2. OSPF Passive Interface

R2#debug ip ospf hello
OSPF hello debugging is on

*Jun 11 16:24:14.426: OSPF-1 HELLO Et0/0: Send hello to 224.0.0.5 area 0 from 192.168.12.2
R1#debug ip ospf packet
OSPF packet debugging is on

*Jun 11 16:24:33.489: OSPF-1 PAK   Et0/0: Drop packet, OSPF not running or passive

These debugs show that R2 is sending hellos, but R1 is not accepting them.

Also, taking a look at R2, we see that hello expire counters decreases until eventually timeout:

R2#show ip ospf interface Ethernet 0/0 | include Hello due
    Hello due in 00:00:02

3. OSPF Multicast Filtering

R1#debug ip ospf hello
OSPF hello debugging is on

*Jun 11 16:48:28.374: OSPF-1 HELLO Et0/0: Send hello to 224.0.0.5 area 0 from 192.168.12.1
R1#
*Jun 11 16:48:32.202: OSPF-1 HELLO Et0/0: Rcv hello from 192.168.12.2 area 0 192.168.12.2
*Jun 11 16:48:32.202: OSPF-1 HELLO Et0/0: No more immediate hello for nbr 192.168.12.2, which has been sent on this intf 2 times
R2#debug ip ospf hello
OSPF hello debugging is on

*Jun 11 16:48:32.202: OSPF-1 HELLO Et0/0: Send hello to 224.0.0.5 area 0 from 192.168.12.2

These commands show that R2 is sending hellos to R1, and R1 is receiving R2 hellos. It also shows that R1 is sending hellos to R2, but R2 doesn’t seem to be replying to them.

4. OSPF Subnet Mask, 5. OSPF Hello & Dead Interval and 6. OSPF Authentication

Nothing to contribute here :slight_smile: .

7. OSPF Area Mismatch

R1#show ip ospf database

            OSPF Router with ID (192.168.12.1) (Process ID 1)

		Router Link States (Area 0)

Link ID         ADV Router      Age         Seq#       Checksum Link count
192.168.12.1    192.168.12.1    121         0x80000014 0x00D072 0
192.168.12.2    192.168.12.2    503         0x80000013 0x009D9D 1

		Router Link States (Area 1)

Link ID         ADV Router      Age         Seq#       Checksum Link count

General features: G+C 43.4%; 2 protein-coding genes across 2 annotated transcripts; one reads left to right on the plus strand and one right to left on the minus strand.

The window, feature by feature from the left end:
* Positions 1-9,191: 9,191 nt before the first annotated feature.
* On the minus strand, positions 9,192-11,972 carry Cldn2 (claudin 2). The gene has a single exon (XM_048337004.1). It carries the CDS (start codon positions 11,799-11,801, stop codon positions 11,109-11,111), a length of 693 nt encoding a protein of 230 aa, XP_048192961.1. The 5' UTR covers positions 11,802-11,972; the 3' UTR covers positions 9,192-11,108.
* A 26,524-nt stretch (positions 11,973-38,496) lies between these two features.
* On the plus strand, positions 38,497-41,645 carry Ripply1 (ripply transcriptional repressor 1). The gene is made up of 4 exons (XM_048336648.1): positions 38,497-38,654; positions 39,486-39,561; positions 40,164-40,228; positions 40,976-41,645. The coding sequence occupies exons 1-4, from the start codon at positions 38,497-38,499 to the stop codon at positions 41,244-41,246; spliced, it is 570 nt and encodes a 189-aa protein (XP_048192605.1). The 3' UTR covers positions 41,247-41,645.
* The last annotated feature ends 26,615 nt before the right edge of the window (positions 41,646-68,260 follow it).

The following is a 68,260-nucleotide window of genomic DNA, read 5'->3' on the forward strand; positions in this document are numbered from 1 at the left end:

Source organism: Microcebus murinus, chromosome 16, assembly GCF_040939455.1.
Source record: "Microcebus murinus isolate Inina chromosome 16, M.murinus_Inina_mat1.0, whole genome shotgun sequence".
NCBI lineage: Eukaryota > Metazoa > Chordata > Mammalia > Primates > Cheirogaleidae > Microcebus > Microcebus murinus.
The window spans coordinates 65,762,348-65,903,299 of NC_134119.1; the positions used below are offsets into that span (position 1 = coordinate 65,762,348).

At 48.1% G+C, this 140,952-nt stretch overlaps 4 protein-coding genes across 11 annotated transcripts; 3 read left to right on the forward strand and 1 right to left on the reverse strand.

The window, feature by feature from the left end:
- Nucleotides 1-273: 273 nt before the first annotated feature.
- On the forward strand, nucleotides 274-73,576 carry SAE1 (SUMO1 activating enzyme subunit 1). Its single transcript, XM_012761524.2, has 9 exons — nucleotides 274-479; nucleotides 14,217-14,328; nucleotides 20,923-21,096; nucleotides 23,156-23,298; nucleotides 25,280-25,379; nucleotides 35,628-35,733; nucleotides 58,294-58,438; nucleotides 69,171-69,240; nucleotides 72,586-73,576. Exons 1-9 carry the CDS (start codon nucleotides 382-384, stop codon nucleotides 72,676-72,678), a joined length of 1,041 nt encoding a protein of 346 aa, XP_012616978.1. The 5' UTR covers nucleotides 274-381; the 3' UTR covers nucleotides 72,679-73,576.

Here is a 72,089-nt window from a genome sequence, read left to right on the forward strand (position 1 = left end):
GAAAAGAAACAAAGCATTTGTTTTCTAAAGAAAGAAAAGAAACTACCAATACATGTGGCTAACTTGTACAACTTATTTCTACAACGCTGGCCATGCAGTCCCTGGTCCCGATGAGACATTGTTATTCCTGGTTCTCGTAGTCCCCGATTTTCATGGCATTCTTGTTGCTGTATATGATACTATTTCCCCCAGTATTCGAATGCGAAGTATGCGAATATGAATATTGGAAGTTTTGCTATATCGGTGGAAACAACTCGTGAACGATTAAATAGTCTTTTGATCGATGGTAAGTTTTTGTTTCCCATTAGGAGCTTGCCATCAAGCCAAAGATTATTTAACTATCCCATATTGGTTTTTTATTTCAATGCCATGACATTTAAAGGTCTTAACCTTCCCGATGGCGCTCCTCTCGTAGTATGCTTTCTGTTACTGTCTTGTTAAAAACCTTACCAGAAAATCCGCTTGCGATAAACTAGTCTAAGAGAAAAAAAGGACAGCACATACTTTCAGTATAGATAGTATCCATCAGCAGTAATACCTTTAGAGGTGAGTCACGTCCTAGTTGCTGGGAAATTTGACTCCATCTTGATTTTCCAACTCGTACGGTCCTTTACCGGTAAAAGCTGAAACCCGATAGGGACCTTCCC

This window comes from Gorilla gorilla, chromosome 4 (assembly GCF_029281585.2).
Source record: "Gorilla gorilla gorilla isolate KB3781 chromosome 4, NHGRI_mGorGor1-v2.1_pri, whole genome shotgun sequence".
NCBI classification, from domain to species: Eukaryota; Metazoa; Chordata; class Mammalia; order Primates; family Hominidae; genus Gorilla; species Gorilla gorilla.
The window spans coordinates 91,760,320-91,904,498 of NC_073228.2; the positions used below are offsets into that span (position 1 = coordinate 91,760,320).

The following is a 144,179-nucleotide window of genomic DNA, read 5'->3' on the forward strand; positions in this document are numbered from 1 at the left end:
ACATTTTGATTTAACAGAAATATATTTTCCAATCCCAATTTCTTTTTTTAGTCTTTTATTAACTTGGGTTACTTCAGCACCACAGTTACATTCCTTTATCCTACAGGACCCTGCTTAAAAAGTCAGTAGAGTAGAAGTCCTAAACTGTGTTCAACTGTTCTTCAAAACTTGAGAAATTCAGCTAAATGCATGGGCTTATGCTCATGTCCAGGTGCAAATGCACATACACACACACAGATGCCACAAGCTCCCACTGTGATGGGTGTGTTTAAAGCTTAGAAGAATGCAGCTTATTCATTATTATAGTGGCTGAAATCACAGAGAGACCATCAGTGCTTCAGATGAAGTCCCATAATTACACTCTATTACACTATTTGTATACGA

192.168.12.1    192.168.12.1    89          0x80000003 0x00E9DA 1
192.168.12.2    192.168.12.2    104         0x80000001 0x00C18B 1

We see the same router IPs (192.168.12.1, 192.168.12.2) advertised as “Router Link States” in both areas (Area 0 and Area 1), which is a good hint for the cause of the issue.

After solving the issue:

R1#show ip ospf database

            OSPF Router with ID (192.168.12.1) (Process ID 1)

		Router Link States (Area 0)

Link ID         ADV Router      Age         Seq#       Checksum Link count
192.168.12.1    192.168.12.1    7           0x80000015 0x00A595 1
192.168.12.2    192.168.12.2    8           0x80000017 0x009F96 1

		Net Link States (Area 0)

Link ID         ADV Router      Age         Seq#       Checksum
192.168.12.2    192.168.12.2    8           0x80000001 0x00CE8E

Now router IPs “Router Link States” are in Area 0. Note that the whole network will also appear in “Net Link States” also in Area 0.

8. OSPF Area Type Mismatch

Nothing to add :slight_smile:

9. OSPF DR/BDR Election

R1#debug ip ospf adj
OSPF adjacency debugging is on
R1#clear ip ospf process
Reset ALL OSPF processes? [no]: yes
[...]
*Jun 11 19:46:53.542: OSPF-1 ADJ   Et0/0: Interface going Up
*Jun 11 19:47:01.142: OSPF-1 ADJ   Et0/0: 2 Way Communication to 192.168.12.2, state 2WAY
*Jun 11 19:47:04.693: OSPF-1 ADJ   Et0/0: end of Wait on interface
*Jun 11 19:47:04.693: OSPF-1 ADJ   Et0/0: DR/BDR election
*Jun 11 19:47:04.693: OSPF-1 ADJ   Et0/0: Elect BDR 0.0.0.0
*Jun 11 19:47:04.693: OSPF-1 ADJ   Et0/0: Elect DR 0.0.0.0
*Jun 11 19:47:04.693: OSPF-1 ADJ   Et0/0: DR: none
*Jun 11 19:47:04.693: OSPF-1 ADJ   Et0/0:    BDR: none